13 AUGUST 1994, Page 32


Neither clever nor funny

Nigella Lawson

It's amazing, isn't it, how a few well- placed lire can bring a smile to people's faces,' said Keith Floyd at the end of this week's episode of Floyd in Italy (Tuesday, BBC2, 9 p.m.). He was evidently surprised — as well he might be — that the small crowd who had watched him cook stood around to cheer the finished dish, 'my interpretation of Puglia-on-a-plate', of which more, sadly, later. He was joking or, as he would no doubt say, 'speaking in jest' — for Keith Floyd has a gratingly mine host turn of phrase — about the studiedly silent, even surly, response so far to what he calls his 'cooking sketches'. If their sour, operatically ironic expressions, logged over the last five episodes, are anything to go by, the natives have not appreciated this sweaty, show-off Englishman coming amongst them and demonstrating la vera cucina Italiana for the folks back home. No more have I.

When in Rome, you'd think, would be a good enough maxim to adopt while on a culinary tour of Italy. But no. Keith Floyd thinks he can do better than yer actual Eyeties. Take his Bari-in-a-basket, or Puglia-on-a-plate, with which he finished Tuesday's programme. He'd been up all night, he confides, thumbing through Ital- ian cookery books looking for inspiration, but found none. We've been with him for five weeks now, so God knows how long he'd spent in the country by this time. And he needs to look at cookery books to find inspiration? In the end, he said, he turned to 'my old friend Elizabeth David' — too bad the dead cannot answer back — found her recipe for saltimbocca and thought `let's develop that'. To the veal and parrna ham Floyd decides to add langoustines. Mmmmm: surfn'saltimbocca. No wonder, coming from a man who advertises frozen fish suppers on television.

But this is not a man who's sensitive to his surroundings. An oppressive, strangely melancholic jocosity is more his style. `Mu3' Bien' he replied to a man selling him fish at the market in the Rialto for the Venice episode. I really couldn't work out whether Keith Floyd thought it might have been Italian, or thought that Spanish was an effort in the right direction or just felt it was amusing to speak the wrong wop-language. He brings out the priss in me. The words form silently in my head: It's neither clever nor funny, Mr Floyd. He can't even be bothered to get the names of dishes right. It's not `bagna caldo' and there's no such thing as 'rabbit alla caccia- toria'. Maybe you don't think it matters but, at the risk of sounding like a mafiosa, It lacks respect. My particular masochistic compulsion is to sit in front of the screen and wait for him to say the word tagliatelle, the first syllable of which he pronounces like the child's game. OK, he doesn't have to have known in advance that the 'g' is silent, but he must have been going out to eat while making the series. He must have heard the word tagliatelle said correctly a thousand times. The fact that it hasn't pen- etrated says something about a coarse nature and gross insensitivity that is menac- ingly echoed in his cooking.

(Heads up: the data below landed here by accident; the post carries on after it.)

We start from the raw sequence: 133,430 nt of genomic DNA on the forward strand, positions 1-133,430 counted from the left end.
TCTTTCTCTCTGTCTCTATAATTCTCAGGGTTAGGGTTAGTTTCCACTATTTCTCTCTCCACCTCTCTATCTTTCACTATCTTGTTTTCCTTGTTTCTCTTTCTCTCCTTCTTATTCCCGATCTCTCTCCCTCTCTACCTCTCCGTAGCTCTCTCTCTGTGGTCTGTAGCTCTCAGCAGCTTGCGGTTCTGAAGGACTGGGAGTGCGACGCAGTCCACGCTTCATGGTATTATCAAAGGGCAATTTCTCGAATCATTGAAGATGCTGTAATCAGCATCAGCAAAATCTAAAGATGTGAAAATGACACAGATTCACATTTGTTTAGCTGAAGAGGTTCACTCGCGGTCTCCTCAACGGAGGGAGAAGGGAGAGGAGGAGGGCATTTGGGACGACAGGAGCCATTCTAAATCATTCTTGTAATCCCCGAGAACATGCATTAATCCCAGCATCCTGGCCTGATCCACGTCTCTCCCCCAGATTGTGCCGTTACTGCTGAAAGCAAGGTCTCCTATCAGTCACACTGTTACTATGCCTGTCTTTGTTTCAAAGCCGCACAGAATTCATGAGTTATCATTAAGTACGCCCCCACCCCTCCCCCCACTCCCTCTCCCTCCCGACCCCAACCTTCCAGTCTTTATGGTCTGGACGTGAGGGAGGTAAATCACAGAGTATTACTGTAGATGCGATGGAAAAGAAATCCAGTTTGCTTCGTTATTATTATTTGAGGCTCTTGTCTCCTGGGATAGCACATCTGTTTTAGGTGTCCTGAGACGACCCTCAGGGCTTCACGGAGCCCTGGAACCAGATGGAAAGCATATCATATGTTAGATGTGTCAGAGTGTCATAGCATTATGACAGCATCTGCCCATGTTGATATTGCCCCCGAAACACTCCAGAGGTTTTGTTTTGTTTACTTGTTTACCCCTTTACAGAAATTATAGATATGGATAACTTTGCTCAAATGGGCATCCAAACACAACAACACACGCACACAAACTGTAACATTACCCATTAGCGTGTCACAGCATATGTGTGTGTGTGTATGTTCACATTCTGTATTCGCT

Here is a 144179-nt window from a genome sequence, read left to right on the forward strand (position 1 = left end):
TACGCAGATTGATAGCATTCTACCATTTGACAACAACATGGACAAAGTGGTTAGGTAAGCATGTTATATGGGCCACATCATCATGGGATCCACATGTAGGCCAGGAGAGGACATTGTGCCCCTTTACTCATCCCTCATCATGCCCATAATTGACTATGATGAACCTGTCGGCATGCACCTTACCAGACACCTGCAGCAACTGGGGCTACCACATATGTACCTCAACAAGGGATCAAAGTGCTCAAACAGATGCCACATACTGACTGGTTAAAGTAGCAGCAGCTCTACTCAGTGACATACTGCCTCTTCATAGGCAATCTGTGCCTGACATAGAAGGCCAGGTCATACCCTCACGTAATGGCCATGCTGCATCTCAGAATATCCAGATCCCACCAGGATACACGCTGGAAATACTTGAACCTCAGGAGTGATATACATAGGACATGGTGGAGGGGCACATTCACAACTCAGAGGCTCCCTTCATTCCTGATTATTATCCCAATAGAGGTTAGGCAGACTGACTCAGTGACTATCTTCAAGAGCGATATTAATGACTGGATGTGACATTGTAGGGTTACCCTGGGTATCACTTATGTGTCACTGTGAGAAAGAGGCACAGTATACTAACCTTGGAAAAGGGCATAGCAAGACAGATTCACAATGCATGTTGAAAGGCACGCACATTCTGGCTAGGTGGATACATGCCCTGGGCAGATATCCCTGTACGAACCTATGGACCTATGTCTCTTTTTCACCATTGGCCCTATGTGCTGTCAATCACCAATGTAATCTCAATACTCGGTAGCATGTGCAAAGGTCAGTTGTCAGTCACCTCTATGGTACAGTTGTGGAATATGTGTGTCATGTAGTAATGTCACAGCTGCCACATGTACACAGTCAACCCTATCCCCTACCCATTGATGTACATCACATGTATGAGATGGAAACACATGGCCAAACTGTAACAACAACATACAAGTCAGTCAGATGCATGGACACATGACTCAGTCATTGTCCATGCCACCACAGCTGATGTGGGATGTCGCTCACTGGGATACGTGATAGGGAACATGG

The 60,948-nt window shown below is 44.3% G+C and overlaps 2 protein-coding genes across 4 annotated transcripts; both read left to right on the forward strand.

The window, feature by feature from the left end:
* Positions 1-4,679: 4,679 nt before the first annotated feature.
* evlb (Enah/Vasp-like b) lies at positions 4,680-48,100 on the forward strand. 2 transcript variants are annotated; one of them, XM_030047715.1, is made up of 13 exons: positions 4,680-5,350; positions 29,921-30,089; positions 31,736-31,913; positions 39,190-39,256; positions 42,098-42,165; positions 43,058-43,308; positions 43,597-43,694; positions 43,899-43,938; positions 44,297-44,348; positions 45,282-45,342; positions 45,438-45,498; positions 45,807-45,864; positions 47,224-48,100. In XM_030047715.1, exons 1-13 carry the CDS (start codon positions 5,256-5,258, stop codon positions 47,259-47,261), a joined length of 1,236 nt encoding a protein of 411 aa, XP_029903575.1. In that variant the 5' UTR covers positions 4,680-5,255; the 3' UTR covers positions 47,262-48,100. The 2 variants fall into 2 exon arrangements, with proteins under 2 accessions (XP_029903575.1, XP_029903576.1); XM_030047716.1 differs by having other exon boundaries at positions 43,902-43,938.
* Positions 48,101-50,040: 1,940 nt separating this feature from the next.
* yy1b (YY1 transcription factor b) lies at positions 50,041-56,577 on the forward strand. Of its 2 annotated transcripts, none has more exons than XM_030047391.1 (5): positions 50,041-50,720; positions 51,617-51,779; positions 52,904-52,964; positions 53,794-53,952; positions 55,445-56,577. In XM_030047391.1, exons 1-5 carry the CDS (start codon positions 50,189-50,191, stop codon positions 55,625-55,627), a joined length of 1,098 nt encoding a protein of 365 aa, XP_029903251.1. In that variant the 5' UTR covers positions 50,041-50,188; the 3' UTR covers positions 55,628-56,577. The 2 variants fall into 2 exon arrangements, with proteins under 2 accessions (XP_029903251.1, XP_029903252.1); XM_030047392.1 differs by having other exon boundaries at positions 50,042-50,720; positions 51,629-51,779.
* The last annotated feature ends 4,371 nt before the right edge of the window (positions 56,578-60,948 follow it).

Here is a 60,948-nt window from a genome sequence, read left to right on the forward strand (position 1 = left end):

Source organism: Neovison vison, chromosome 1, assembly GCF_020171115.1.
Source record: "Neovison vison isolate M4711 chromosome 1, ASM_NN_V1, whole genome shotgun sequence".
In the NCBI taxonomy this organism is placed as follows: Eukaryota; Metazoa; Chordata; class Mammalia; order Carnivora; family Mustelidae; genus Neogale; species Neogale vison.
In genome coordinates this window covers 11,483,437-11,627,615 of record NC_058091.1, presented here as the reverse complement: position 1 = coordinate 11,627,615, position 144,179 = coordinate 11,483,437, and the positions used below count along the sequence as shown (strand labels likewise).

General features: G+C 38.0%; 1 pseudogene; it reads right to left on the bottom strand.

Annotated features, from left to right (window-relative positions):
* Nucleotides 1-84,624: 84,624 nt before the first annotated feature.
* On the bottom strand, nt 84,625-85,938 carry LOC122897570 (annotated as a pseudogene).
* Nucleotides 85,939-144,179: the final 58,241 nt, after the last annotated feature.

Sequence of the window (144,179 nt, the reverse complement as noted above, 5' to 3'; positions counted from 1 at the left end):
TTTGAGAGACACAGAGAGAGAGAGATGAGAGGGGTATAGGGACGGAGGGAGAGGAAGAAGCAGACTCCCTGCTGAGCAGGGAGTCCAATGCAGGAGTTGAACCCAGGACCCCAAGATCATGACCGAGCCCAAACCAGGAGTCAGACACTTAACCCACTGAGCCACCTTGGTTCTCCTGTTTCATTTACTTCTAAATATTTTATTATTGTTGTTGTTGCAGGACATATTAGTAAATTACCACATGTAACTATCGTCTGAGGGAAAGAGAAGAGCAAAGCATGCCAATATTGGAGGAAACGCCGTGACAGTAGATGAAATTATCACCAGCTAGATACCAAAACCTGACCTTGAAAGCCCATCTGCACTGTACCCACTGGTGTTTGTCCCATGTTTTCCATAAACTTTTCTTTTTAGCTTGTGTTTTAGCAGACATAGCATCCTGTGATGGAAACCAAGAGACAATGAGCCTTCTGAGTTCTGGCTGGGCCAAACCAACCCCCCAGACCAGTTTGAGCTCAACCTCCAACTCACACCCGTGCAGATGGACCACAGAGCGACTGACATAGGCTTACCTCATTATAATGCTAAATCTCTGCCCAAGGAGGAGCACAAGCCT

Naturally, he does like to brag about his wine consumption. Again I hear myself, meaner-lipped by the minute. It's neither clever nor funny, Mr Floyd. You see, the chap does like a slurp and a tipple. 'See,' he says with embarrassing bravado at the end of the current leg of the journey, 'I can drink wine and stir at the same time. Which is more than President Reagan could do. He couldn't walk and chew gum at the same time.' Actually, Keith, that was Gerald Ford.